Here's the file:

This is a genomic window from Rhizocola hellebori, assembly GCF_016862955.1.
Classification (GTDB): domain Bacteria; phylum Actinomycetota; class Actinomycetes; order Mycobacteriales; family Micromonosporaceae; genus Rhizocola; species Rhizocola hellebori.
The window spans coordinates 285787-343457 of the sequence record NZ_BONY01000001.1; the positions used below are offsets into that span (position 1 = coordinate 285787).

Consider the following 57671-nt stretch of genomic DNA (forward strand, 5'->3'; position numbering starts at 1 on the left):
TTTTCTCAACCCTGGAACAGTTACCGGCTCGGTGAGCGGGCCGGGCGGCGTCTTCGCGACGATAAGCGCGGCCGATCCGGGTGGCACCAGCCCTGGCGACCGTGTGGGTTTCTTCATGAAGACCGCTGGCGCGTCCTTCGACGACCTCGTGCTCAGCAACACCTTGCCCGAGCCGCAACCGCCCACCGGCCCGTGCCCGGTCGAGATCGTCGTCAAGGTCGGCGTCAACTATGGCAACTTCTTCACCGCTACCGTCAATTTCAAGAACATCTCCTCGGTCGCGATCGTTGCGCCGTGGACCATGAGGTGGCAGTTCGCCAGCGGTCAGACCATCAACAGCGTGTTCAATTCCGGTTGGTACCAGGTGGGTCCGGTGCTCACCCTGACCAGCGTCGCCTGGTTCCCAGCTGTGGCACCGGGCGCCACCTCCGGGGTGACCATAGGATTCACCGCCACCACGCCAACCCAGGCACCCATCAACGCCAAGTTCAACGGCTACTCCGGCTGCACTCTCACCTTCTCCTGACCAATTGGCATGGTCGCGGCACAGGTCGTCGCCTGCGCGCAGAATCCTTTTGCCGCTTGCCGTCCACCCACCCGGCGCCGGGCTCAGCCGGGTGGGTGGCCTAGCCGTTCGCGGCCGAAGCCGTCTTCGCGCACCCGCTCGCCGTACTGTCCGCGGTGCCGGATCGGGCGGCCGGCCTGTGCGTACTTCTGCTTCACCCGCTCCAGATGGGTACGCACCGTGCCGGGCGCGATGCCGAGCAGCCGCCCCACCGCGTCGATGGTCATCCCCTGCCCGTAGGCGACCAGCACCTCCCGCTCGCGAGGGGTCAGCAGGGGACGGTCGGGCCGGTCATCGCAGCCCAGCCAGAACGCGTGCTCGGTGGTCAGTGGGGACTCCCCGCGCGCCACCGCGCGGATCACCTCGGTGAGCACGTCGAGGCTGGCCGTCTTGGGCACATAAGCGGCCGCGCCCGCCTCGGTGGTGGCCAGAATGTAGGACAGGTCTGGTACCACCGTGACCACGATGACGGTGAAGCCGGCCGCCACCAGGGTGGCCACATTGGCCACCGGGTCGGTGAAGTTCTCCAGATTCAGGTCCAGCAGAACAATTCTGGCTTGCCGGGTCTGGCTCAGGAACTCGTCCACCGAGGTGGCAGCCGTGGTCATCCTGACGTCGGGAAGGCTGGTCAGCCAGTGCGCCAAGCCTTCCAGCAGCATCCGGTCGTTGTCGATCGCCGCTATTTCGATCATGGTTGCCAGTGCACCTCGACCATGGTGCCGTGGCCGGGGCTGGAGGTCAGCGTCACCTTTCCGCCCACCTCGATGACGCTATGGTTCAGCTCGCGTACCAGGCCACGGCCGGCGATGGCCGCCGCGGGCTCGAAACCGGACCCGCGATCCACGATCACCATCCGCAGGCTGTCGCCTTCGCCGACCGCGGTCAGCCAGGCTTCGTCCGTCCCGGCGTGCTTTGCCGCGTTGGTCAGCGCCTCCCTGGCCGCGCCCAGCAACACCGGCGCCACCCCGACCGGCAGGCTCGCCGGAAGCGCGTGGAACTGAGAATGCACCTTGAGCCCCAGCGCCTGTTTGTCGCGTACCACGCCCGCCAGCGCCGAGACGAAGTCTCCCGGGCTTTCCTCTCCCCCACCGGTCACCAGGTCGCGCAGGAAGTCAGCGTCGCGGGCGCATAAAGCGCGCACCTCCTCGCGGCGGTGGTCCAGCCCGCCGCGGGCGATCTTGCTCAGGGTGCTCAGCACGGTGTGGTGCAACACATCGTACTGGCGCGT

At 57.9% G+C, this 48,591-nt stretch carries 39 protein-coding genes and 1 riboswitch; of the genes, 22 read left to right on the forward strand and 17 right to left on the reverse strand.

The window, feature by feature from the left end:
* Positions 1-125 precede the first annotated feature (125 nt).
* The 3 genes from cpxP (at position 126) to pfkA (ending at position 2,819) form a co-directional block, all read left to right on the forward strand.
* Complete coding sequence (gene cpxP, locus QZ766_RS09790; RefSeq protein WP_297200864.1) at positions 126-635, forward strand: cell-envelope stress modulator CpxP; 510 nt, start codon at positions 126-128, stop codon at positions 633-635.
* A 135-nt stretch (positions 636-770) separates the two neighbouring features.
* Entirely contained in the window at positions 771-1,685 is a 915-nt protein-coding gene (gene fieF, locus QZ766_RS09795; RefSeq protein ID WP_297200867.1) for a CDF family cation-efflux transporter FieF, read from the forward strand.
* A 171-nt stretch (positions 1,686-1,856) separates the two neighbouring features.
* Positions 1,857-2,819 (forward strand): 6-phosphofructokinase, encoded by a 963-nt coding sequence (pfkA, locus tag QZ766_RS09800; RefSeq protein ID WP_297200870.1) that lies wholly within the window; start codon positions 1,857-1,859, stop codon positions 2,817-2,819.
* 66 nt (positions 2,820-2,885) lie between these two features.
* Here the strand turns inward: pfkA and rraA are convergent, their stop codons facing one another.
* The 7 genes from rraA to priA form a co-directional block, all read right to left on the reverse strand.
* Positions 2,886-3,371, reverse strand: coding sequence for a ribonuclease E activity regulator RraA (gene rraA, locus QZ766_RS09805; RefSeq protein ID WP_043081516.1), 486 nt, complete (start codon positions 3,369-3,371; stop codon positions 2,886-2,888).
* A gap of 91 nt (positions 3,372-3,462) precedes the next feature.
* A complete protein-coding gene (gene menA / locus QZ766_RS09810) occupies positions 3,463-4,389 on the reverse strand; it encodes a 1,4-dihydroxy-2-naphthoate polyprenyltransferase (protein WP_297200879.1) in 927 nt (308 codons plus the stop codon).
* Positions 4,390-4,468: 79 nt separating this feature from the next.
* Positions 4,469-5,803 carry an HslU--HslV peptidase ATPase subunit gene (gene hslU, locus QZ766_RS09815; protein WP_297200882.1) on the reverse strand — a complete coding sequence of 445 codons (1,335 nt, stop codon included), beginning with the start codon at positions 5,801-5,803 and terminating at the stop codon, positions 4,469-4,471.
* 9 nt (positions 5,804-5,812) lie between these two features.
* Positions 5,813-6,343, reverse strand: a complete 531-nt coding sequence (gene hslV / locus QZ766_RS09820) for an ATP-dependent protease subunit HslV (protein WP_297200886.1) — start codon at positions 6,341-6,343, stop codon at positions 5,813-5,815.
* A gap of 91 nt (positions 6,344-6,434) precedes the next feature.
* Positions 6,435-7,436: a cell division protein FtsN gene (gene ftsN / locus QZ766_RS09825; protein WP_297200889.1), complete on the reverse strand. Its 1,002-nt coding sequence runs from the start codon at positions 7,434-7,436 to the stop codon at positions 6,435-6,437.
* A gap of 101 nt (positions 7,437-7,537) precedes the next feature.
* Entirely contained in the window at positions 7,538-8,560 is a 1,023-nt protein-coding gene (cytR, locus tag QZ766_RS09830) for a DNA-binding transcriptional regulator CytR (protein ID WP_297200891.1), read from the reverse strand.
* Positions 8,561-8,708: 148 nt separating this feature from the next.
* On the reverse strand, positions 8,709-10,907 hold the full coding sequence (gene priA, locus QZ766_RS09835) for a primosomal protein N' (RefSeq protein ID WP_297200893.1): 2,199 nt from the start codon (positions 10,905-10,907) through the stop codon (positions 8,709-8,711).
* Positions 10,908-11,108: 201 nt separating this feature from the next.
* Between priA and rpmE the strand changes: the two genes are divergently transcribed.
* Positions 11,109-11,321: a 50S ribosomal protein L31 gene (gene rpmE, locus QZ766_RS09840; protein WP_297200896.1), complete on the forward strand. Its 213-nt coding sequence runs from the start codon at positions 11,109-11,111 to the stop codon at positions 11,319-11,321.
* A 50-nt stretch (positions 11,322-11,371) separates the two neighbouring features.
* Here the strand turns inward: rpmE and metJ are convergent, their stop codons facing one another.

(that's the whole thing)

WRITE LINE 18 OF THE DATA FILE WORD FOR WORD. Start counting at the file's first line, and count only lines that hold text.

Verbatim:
* Positions 2,886-3,371, reverse strand: coding sequence for a ribonuclease E activity regulator RraA (gene rraA, locus QZ766_RS09805; RefSeq protein ID WP_043081516.1), 486 nt, complete (start codon positions 3,369-3,371; stop codon positions 2,886-2,888).